…but is it motivated by national pride or political protection?
The Da’wa Party has one of Iraq’s smaller militias. Today Jawad Al’Maliki, in one of his first public acts as Prime Minister, took steps to curb the power of Iraq’s political party militias.
According to Reuters:
“Arms should be in the hands of the government. There is a law that calls for the merging of militias with the armed forces,” Maliki said in his first policy speech after he was asked by President Jalal Talabani to head Iraq’s new government.
Iraq’s interim government has promised several times it will disband Iraq’s powerful sectarian militias but has never delivered. Militias are tied to political parties so disbanding them would be highly sensitive.
Al’Maliki is making positive waves with this proclamation to curb the militias immediately, however his selection raises other concerns for Iraq’s new “democracy. According to Sabrina Tavernise, writing for the New York Times, here published by the Seattle Times:
One independent Shiite woman politician said she had experienced difficulties with al-Maliki because she was a woman. Shatha al-Musawi said al-Maliki had refused to include her and three other Shiite women in a committee that was negotiating over the prime minister’s post.
“The incident, along with my history of work with him in the National Assembly, gave me this impression that he thinks women are not qualified enough for this kind of job,” she said.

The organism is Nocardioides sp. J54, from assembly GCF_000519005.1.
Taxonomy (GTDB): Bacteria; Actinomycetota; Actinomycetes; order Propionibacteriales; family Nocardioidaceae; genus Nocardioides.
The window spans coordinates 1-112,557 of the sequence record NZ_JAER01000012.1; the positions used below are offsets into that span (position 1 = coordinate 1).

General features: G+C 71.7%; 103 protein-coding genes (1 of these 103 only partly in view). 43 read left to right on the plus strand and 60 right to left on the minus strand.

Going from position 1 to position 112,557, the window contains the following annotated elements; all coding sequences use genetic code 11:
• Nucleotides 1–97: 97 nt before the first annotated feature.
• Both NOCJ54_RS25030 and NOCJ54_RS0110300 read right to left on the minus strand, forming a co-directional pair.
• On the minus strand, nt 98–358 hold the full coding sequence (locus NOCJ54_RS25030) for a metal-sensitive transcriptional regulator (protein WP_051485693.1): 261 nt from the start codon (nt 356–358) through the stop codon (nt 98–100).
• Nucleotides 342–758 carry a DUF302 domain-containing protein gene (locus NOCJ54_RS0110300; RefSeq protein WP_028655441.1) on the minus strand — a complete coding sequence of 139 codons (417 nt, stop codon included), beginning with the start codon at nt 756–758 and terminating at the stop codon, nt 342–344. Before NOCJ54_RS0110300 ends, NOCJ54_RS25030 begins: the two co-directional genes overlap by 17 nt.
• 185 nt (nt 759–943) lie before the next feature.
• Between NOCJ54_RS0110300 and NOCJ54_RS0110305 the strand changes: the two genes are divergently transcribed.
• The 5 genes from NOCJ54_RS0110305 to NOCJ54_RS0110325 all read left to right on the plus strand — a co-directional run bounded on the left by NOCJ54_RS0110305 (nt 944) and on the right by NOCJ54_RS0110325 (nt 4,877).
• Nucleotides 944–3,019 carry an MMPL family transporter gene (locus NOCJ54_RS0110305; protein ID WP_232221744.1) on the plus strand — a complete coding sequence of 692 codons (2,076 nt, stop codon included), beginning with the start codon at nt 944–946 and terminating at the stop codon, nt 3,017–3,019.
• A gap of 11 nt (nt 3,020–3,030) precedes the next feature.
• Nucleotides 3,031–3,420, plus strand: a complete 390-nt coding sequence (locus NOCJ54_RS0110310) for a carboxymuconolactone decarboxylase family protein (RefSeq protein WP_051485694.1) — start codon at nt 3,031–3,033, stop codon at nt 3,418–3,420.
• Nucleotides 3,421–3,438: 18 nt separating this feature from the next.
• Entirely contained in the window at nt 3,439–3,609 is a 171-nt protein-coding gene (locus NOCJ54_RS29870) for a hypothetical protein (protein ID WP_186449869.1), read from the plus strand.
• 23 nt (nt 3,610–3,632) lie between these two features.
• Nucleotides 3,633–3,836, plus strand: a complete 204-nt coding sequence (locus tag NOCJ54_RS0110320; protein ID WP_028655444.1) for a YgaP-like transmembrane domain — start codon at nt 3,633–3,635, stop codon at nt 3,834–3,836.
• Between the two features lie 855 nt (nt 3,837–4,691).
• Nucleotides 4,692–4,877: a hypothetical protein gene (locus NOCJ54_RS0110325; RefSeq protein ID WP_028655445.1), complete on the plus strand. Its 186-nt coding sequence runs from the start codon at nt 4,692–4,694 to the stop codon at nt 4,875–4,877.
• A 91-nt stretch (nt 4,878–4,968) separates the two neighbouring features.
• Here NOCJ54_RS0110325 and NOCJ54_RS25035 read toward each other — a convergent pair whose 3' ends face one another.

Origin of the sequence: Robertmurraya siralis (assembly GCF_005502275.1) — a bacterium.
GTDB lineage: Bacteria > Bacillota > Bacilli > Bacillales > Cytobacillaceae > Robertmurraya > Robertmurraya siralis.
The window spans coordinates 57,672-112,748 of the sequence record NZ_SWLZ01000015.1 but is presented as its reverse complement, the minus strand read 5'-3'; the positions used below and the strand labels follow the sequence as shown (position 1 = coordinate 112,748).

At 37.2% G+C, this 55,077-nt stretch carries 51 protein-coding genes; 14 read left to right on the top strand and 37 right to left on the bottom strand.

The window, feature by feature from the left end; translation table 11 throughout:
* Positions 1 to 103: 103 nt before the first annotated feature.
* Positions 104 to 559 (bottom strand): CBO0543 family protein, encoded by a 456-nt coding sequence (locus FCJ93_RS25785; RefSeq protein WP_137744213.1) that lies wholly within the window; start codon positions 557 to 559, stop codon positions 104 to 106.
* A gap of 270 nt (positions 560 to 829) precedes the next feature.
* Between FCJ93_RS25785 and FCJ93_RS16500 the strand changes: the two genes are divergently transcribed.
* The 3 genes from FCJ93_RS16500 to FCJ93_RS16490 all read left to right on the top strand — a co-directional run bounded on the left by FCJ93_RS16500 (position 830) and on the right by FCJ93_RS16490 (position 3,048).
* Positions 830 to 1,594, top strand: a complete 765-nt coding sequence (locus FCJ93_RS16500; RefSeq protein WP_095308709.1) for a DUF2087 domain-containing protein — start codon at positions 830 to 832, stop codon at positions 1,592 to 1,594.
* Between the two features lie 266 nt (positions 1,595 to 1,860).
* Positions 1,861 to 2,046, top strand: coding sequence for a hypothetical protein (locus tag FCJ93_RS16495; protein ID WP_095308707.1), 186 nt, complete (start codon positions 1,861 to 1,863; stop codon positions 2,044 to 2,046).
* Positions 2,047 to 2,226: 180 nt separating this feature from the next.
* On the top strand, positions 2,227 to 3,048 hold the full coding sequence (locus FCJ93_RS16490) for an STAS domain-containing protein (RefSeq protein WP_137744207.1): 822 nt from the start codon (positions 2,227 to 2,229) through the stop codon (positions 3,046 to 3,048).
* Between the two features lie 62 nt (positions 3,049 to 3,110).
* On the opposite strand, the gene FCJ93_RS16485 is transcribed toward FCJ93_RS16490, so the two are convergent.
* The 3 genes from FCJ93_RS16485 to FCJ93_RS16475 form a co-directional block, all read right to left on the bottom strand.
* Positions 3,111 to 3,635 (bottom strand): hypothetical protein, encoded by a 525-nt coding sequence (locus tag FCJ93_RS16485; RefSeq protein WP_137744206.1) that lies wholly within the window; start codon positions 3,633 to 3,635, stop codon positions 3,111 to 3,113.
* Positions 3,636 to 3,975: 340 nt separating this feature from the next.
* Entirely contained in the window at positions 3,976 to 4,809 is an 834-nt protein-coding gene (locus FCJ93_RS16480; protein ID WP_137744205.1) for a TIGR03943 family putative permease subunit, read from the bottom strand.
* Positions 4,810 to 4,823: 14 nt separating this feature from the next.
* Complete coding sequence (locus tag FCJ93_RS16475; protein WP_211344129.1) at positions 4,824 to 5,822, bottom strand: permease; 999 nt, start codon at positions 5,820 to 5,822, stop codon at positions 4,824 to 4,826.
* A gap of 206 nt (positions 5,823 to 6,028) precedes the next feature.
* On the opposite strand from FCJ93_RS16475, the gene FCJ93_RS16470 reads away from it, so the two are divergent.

The Australian news outlet “The Age” has taken the tack of describing Al’Malki’s actions as sending “mixed signals on the critical issue of disbanding armed militias.” Unfortunately, Louise Roug’s assertions become questionable given her apparent inability to recognize the differences between the various Shi’a political parties:
US ambassador Zalmay Khalilzad said on Sunday that militias and other “death squads” were “a serious challenge to stability in Iraq to building a successful country based on rule of law”. But taking guns out of politics remains a challenge in a country where political forces have assembled armed forces to back their agendas.
Mr Maliki’s own coalition is backed by two Shiite militias, the Iranian-trained Badr Brigades and radical cleric Muqtada al-Sadr’s Mahdi Army.
Many Shiite politicians, who control most seats in Parliament, refuse to refer to their armed wings as “militias”, and dismiss charges that members of the Iraqi security forces are loyal to Shiite clerics such as Sheikh al-Sadr, rather than the national Government.
Although Da’wa, SCIRI, and Badr are all part of the umbrella United Iraqi Alliance Shi’a political bloc, they have very different origins and allegiances. SCIRI in fact came to life in 1982 after a split with the Da’wa al’Islamiyah Party. Although the Badr Militia and Mehdi Army are both militias connected to political parties in the UIA, they have very different goals and very different allegiances. For the time being Da’wa appears to have been able to preserve an alliance with the Mehdi Army, but that puts it in direct conflict with the Badr Organization, who have the intention of fomenting Iran’s Islamic Revolution inside Iraq.
Further greying the confusing realm of Iraqi politics, despite Jawad Al’Maliki’s apparently warm welcome by all of Iraq’s current political parties, many allege there is perhaps a dinar’s worth of difference between the outgoing incumbent and his successor. (And for my reader’s who don’t know, that’s a fair bit less than a dime’s worth!)